SUMMARY OF CERTAIN ADVANTAGES OF THE INVENTION

Accordingly, the reader will see that the educational device of this invention can be used to teach and learn information in a simple and expedient manner and can be manufactured economically. In addition, the educational device of this invention will minimize the role of rote memorization in learning information by utilizing a reasonable mnemonic device of color to enhance the learning process.

Although the description above contains many specificities, these should not be construed as limiting the scope of the invention but as merely providing illustrations of some of the presently preferred embodiments of this invention.

Thus, the scope of the invention should be determined by the appended claims and their legal equivalents, rather than by the examples given.

Patent Citations
Cited PatentFiling datePublication dateApplicantTitle
US239385 *May 14, 1880Mar 29, 1881 Multiplication-blocks
US704979 *Jun 3, 1901Jul 15, 1902Jose Joaquin TerrazasDevice for teaching arithmetic.
US705579 *Jun 3, 1901Jul 29, 1902Josiah GibsonEducational card.
US1244000 *Apr 9, 1917Oct 23, 1917Henriette SoltoftEducational appliance.
US1385623 *Oct 30, 1920Jul 26, 1921Kellogg James LKindergarten apparatus
US1450395 *Oct 25, 1922Apr 3, 1923York Troidl NellieEducational appliance
US1466501 *Jul 27, 1922Aug 28, 1923Gamble Albert AMathematical board
US1696988 *Sep 17, 1926Jan 1, 1929York Troidl NellieEducational device
US1745946 *Aug 10, 1927Feb 4, 1930Madeline MurrayGame
US1836851 *May 29, 1930Dec 15, 1931Kidd George WPrimary arithmetic set
US2901839 *Feb 20, 1958Sep 1, 1959Huff D Alan EEducational device for teaching arithmetic
US3061947 *Sep 8, 1960Nov 6, 1962Faudree Doris WApparatus for teaching and learning basic arithmetic
US3127176 *Mar 13, 1962Mar 31, 1964 Toy lie detector
US3221418 *May 24, 1963Dec 7, 1965IbmTeaching machine
US3864850 *Jul 11, 1973Feb 11, 1975Crocker Country Day School IncTeaching aid
US3918174 *Feb 21, 1974Nov 11, 1975Miller Nan CGame device
US4029320 *May 21, 1975Jun 14, 1977Jack HausmanEducational game apparatus and teaching system
US4176472 *Jan 9, 1978Dec 4, 1979Devanney Mary TNumbers teaching aid
US4326711 *Jun 13, 1980Apr 27, 1982Giallombardo Gary PQuestion and answer game employing chance-taking means
US4478582 *Sep 30, 1982Oct 23, 1984Tucker Ruth LLanguage syntax educational system
US4606546 *Mar 25, 1985Aug 19, 1986Summer Afternoon, Inc.Educational game
US4674752 *May 27, 1986Jun 23, 1987Bradford BrothersState trivia board game
US4877254 *Dec 9, 1988Oct 31, 1989Yuscavage John JBoard game
US4883277 *Sep 30, 1988Nov 28, 1989Laisure Thomas JEducational board game for teaching mathematics and logic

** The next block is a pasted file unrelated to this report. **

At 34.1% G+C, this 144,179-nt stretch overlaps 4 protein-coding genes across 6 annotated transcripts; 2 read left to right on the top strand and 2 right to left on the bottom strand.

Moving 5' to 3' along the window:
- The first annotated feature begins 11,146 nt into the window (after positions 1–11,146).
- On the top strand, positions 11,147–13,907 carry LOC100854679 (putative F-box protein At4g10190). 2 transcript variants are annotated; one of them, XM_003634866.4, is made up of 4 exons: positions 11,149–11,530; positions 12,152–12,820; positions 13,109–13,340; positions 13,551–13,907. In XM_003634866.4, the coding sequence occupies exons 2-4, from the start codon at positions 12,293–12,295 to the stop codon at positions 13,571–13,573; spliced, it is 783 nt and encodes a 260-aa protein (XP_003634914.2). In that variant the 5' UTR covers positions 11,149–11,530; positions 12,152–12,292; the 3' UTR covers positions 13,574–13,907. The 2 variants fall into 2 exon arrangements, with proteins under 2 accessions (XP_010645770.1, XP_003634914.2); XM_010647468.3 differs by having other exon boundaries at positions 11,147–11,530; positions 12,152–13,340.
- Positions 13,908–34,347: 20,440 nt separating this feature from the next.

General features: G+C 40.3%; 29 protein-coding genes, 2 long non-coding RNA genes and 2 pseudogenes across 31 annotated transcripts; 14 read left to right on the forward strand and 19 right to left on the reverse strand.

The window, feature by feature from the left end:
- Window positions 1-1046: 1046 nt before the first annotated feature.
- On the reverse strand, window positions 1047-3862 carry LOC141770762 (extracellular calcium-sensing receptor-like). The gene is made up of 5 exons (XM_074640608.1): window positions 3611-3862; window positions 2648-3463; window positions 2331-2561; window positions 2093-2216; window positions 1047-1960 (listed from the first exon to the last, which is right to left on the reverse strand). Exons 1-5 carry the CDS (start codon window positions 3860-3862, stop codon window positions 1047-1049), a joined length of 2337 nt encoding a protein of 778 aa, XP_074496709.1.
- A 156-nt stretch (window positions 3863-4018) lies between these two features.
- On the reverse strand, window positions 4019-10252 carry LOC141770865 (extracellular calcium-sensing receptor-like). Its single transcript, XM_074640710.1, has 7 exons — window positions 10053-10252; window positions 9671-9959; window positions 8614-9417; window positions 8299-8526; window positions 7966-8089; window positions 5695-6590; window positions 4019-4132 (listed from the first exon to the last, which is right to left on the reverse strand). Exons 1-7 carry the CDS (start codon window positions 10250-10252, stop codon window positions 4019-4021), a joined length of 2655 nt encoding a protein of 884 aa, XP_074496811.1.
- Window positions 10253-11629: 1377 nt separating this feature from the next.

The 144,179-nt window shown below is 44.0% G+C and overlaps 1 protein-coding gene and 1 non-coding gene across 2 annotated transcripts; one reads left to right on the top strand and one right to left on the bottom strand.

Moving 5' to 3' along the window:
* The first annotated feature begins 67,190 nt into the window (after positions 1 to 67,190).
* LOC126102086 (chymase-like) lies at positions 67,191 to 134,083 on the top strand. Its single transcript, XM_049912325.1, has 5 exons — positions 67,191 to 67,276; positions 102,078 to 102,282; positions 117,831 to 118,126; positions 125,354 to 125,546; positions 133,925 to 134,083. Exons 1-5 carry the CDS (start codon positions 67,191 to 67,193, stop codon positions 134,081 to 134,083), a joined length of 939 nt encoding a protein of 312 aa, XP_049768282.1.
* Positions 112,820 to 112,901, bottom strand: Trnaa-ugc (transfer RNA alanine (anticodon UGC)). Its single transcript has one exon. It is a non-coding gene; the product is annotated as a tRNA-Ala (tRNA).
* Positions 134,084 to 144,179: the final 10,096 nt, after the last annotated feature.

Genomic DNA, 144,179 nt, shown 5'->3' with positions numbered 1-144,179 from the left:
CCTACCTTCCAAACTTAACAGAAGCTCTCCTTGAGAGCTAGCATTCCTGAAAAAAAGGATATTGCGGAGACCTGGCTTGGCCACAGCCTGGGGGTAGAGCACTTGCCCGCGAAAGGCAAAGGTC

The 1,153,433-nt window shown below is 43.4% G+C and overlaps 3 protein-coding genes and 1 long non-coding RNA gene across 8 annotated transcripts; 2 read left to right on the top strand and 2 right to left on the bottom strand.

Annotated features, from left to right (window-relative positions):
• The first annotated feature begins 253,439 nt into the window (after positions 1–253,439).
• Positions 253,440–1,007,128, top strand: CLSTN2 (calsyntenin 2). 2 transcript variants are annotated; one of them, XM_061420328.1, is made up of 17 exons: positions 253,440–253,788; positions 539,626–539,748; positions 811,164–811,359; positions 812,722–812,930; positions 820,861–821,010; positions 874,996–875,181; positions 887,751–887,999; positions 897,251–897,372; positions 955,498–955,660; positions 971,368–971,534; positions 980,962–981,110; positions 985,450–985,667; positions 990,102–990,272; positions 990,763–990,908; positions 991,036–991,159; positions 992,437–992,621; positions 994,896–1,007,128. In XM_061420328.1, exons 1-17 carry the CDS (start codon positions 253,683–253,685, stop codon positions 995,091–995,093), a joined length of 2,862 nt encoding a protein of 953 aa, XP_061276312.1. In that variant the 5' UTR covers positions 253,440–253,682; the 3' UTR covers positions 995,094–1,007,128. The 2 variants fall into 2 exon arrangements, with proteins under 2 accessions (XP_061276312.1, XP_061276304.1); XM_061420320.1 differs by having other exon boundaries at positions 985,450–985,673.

US4903990 *Apr 26, 1989Feb 27, 1990Crowdis John AProblem sheet for self-evaluated mathematics examination
GB1601216A * Title not available
Non-Patent Citations
Reference
1 *Trivial Pursuit, 1981.
Referenced by
Citing PatentFiling datePublication dateApplicantTitle
US5145377 *Oct 9, 1990Sep 8, 19921-2-3 Training Systems, Ltd.Color-coded training method
US5421729 *Nov 22, 1993Jun 6, 1995S.K. EnterprisesColor-coded catalog and sales method
US5772441 *Dec 24, 1996Jun 30, 1998Wilson; Henry AllenVisually reinforced learning and memorization methods
US5827067 *Apr 21, 1997Oct 27, 1998Perez; Irma MaritzaMethod and apparatus for educating mathematical functions
US6186795Jun 25, 1999Feb 13, 2001Henry Allen WilsonVisually reinforced learning and memorization system
US6206372 *Sep 15, 1998Mar 27, 2001Richard Lionel HarrisMagic squares game
US6561514 *Jan 29, 2001May 13, 2003Wanda F. MylesMultiplication, addition and subtraction card game
US6910893 *Feb 20, 2003Jun 28, 2005Funway Games, LlcCard game for learning
US8757621Jul 9, 2010Jun 24, 2014Richard Lionel HarrisNumerical game apparatus and method
US20110195391 *Feb 22, 2011Aug 11, 2011Lori StoneMethod of learning arithmetic
Classifications
U.S. Classification434/207, 434/188, 434/347, 273/299
International ClassificationG09B3/04, G09B19/02
Cooperative ClassificationG09B19/02, G09B3/04
European ClassificationG09B3/04, G09B19/02
Legal Events
DateCodeEventDescription
May 16, 2003FPAYFee payment
Year of fee payment: 12
May 16, 2003SULPSurcharge for late payment
Year of fee payment: 11
May 7, 1999SULPSurcharge for late payment
May 7, 1999FPAYFee payment
Year of fee payment: 8
Dec 22, 1998REMIMaintenance fee reminder mailed
May 4, 1995SULPSurcharge for late payment
May 4, 1995FPAYFee payment
Year of fee payment: 4
Jan 3, 1995REMIMaintenance fee reminder mailed